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Fabrik of Storage

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Sramana Mitra introduced me to Keyur Patel, indicating that we would have a lot to talk about, especially in the light of my the then recent story for Business 2.0, The Rise of the Instant Company. We met for a quick drink at the Four Seasons Bar, and ended up talking for hours about how software, and user experience were going to be the key to adding value to commodity hardware.

Over glasses of Grey Goose, we shared a fondness for iPod, and the Mac, of course. He told me about a little project he had going at Maxtor (he was working for the storage company then), which had resulted in a One-Touch Backup product line. The idea behind that product was to press a button, and back-up your computer, thanks to clever software that shipped with the drive. Over next two years we kept in touch, and then Patel went out of circulation.

Earlier this week, he stopped by at the Business 2.0 offices to show off what he had been working on for past few months. Accompanying him was Mike Cordano, a former Maxtor sales guy. Mike is the CEO, and Patel is the chairman of the Fabrik, a San Mateo-based company that plans to reinvent the world of storage. But before we started talking about Fabrik, I asked them how big did the One-Touch business really get. hundreds of millions, they claimed. That’s not bad, enough to take what they had to say seriously.

The new company, that has raised $4 million from Com Ventures, where Patel is a partner, has two product offerings. One is a piece of software that runs on a network attached storage device, and turns it into a home-version of “online storage.” Plug it into your router, install the software on your desktop, and you are good to go.

As part of the install, the ICONS will be on Desktop for application access. When you click the app icon, it launches the browser / login page. And that’s when it gets interesting. Fabrik has developed an interface that basically combines most of the currently buzzy things such as Ajax, Tags and what not to create a browser based application which combines all the elements of the social web. Its like having a Flickr and You Tube of your own, in your living room. It can be accessed from one or many computers, so the whole family can dump their digital clutter on one family drive. Of course, there are user names and passwords, so everyone can keep their content separate.

The browser based app allows you to not only manage the content (using tags and folders), it also previews and plays back the multimedia content as you normally would when on the web. It is an interface that is very very Mac like in its look, feel and ease of use. One of the more intriguing features of Fabrik is called the “experience.” Drop a few photos, a track or two of music and a video, and email the link to your friends. They can click and experience without needing any downloads. How much is this device going to cost? Fabrik guys didn’t say, but they have a deal with one mega-storage company, and another networking gear maker, who will ultimately set the price. I don’t think its going to be cheap.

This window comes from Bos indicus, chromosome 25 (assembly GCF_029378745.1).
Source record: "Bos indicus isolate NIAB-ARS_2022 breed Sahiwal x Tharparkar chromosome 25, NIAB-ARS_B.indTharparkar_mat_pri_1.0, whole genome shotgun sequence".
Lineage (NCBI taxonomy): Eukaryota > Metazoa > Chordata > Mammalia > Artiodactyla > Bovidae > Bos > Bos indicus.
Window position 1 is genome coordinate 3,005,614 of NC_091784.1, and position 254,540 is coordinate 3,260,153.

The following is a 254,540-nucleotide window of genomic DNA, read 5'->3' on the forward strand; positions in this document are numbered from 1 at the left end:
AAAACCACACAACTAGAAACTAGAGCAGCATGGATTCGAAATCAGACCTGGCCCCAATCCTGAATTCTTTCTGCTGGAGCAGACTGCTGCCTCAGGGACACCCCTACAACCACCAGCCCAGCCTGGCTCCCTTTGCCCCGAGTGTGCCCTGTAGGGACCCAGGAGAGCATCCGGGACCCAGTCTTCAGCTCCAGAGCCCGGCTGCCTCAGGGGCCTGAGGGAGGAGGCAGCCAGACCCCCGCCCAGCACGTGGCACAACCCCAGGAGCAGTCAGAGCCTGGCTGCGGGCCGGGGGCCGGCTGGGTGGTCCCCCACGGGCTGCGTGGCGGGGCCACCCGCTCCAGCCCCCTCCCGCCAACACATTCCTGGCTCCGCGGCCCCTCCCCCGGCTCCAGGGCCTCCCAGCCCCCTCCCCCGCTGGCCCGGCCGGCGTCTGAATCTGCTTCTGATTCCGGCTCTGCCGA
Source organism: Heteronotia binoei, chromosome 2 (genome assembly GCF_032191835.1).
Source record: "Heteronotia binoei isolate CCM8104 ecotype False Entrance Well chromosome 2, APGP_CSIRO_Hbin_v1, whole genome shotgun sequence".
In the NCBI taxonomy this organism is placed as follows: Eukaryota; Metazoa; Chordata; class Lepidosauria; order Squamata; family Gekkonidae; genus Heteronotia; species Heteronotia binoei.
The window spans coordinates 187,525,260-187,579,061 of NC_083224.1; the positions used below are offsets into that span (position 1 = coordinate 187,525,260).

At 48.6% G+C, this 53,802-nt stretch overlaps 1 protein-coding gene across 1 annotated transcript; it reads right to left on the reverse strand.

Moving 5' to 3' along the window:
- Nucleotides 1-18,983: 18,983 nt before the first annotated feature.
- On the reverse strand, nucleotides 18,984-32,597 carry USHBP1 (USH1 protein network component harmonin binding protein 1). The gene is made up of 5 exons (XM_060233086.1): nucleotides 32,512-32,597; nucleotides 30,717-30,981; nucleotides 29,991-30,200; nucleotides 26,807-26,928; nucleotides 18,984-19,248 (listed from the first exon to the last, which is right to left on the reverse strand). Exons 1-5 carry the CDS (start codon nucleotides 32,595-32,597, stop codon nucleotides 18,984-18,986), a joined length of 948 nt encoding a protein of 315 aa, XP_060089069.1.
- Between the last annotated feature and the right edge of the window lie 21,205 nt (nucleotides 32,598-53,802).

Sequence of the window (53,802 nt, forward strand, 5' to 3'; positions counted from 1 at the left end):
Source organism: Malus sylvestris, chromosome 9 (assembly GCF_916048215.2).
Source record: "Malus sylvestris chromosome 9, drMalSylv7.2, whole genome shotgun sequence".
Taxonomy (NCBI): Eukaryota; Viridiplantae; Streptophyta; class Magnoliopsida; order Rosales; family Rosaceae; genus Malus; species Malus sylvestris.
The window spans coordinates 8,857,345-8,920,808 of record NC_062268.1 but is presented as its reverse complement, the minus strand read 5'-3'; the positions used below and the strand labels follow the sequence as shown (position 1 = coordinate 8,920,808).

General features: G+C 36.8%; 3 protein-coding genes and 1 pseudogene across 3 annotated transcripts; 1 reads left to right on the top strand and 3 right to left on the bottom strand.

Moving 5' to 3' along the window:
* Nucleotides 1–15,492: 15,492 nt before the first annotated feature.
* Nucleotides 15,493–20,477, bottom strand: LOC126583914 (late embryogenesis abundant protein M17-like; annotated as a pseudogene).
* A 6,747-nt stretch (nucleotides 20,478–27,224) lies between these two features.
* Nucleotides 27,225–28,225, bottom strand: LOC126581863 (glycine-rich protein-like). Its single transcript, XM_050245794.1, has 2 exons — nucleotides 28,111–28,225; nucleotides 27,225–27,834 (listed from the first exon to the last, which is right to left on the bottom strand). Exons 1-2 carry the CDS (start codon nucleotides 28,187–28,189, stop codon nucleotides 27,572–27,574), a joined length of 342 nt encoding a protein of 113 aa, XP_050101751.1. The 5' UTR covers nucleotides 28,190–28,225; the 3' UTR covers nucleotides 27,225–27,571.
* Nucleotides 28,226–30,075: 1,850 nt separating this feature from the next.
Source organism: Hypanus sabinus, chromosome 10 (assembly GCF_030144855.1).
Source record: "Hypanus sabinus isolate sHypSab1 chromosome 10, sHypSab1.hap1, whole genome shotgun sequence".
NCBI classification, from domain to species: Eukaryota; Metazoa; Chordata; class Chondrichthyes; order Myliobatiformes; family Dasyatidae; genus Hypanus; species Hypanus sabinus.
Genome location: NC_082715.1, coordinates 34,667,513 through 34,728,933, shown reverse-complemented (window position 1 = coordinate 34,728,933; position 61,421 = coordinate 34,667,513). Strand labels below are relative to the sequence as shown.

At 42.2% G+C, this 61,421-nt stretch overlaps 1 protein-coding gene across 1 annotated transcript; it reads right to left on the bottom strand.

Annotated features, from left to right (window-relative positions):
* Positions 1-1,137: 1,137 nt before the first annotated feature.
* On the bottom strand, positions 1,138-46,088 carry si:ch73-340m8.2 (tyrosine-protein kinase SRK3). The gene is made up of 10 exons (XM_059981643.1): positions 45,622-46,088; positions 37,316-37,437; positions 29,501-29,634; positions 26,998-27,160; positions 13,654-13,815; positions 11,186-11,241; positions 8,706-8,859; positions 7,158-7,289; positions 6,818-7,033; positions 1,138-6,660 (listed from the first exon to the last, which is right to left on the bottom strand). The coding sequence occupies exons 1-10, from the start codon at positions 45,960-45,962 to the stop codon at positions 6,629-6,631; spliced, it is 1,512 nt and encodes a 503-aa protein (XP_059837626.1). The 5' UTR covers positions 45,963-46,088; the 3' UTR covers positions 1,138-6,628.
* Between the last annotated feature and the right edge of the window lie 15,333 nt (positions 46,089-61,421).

The second offering from the company is an online service, that does exactly what the “gizmo” does, except it costs a lot less, and comes with a lot less storage space – between 10-to-30 gigs. They plan to charge for it – though pricing is yet to be worked out. I know the world doesn’t need another online storage company, but this one is something different. Think of it as BMW of online storage services. Other services will do different things, and will meet the needs of different people. Fabrik is in an essence a distillation of my chat with Patel, from two years ago. I am not sure what the future holds for them, but it is an impressive enough debut. Hope they go the distance.

12 Responses to “Fabrik of Storage”

  1. So, my hat is off to these guys for trying this. At Memora we went for exactly this market back in 2000 which was a bit too early, but here are some of the things we found that I do not think have changed:
    1. This is a very hard value proposition to sell the the regular enduser
    2. The distribution channels for this suck. Margins being what they are, you need to build in a 4x price bump on any HW unless you are selling direct. As as both Memora and Mirra have shown, direct doesn’t scale to any kind of a mainstream market.
    3. The “deals” one can make in the industry can really end up backfiring (or worse yet going nowhere) because what you need to do this right is a lot of well written software (especially around the UE) that is tightly integrated with the hardware. At Memora we were talking to Phillips and Linksys and I can say that neither company was particularly good when it came to understanding how to make software/hardware that works like iTunes/iPod.

    The final thing is that though the demand side is more educated than it was back in 2000, real credible broadband has advanced in enough ways to make me doubt our original plan to have HW in the basement. In my case I have been floored by Verizon’s FIOS which really does deliver on the possibility of centralized services giving me compute and store “dialtone” from an infrastructure perspective.

    Still, I am excited to see where this goes!

  2. I wonder how this will compete with which come in from slightly different angles.

    For these services, my guess is it’ll be like search engines: once a company stablishes dominance, they’ll monetize and create customer stickiness in ways we can’t think of right now.